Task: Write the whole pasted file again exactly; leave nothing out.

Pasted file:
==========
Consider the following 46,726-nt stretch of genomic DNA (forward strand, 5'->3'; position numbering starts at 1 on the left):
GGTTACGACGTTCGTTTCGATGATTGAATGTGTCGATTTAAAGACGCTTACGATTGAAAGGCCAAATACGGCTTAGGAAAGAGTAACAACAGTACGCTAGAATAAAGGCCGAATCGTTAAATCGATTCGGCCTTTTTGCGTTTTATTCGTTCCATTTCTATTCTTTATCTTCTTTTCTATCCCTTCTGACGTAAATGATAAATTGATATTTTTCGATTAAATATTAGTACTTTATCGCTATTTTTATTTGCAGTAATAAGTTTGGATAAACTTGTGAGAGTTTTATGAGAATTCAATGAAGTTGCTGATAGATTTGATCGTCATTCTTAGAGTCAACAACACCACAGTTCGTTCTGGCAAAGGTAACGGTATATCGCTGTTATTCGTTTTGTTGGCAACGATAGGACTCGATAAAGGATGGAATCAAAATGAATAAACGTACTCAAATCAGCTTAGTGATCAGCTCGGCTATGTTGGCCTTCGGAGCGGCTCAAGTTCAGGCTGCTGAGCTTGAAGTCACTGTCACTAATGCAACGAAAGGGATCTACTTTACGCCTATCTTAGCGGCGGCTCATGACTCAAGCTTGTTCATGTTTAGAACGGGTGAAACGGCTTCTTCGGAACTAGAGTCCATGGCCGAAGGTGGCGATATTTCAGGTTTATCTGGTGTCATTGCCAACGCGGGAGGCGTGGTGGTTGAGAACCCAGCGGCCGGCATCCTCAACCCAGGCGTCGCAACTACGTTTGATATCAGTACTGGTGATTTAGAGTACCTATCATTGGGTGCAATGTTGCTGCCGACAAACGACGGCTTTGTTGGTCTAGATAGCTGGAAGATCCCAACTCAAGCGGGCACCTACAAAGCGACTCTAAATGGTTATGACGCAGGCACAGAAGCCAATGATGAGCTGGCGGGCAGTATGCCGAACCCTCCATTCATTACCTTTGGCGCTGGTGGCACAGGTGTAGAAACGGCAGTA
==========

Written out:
Consider the following 46,726-nt stretch of genomic DNA (forward strand, 5'->3'; position numbering starts at 1 on the left):
GGTTACGACGTTCGTTTCGATGATTGAATGTGTCGATTTAAAGACGCTTACGATTGAAAGGCCAAATACGGCTTAGGAAAGAGTAACAACAGTACGCTAGAATAAAGGCCGAATCGTTAAATCGATTCGGCCTTTTTGCGTTTTATTCGTTCCATTTCTATTCTTTATCTTCTTTTCTATCCCTTCTGACGTAAATGATAAATTGATATTTTTCGATTAAATATTAGTACTTTATCGCTATTTTTATTTGCAGTAATAAGTTTGGATAAACTTGTGAGAGTTTTATGAGAATTCAATGAAGTTGCTGATAGATTTGATCGTCATTCTTAGAGTCAACAACACCACAGTTCGTTCTGGCAAAGGTAACGGTATATCGCTGTTATTCGTTTTGTTGGCAACGATAGGACTCGATAAAGGATGGAATCAAAATGAATAAACGTACTCAAATCAGCTTAGTGATCAGCTCGGCTATGTTGGCCTTCGGAGCGGCTCAAGTTCAGGCTGCTGAGCTTGAAGTCACTGTCACTAATGCAACGAAAGGGATCTACTTTACGCCTATCTTAGCGGCGGCTCATGACTCAAGCTTGTTCATGTTTAGAACGGGTGAAACGGCTTCTTCGGAACTAGAGTCCATGGCCGAAGGTGGCGATATTTCAGGTTTATCTGGTGTCATTGCCAACGCGGGAGGCGTGGTGGTTGAGAACCCAGCGGCCGGCATCCTCAACCCAGGCGTCGCAACTACGTTTGATATCAGTACTGGTGATTTAGAGTACCTATCATTGGGTGCAATGTTGCTGCCGACAAACGACGGCTTTGTTGGTCTAGATAGCTGGAAGATCCCAACTCAAGCGGGCACCTACAAAGCGACTCTAAATGGTTATGACGCAGGCACAGAAGCCAATGATGAGCTGGCGGGCAGTATGCCGAACCCTCCATTCATTACCTTTGGCGCTGGTGGCACAGGTGTAGAAACGGCAGTA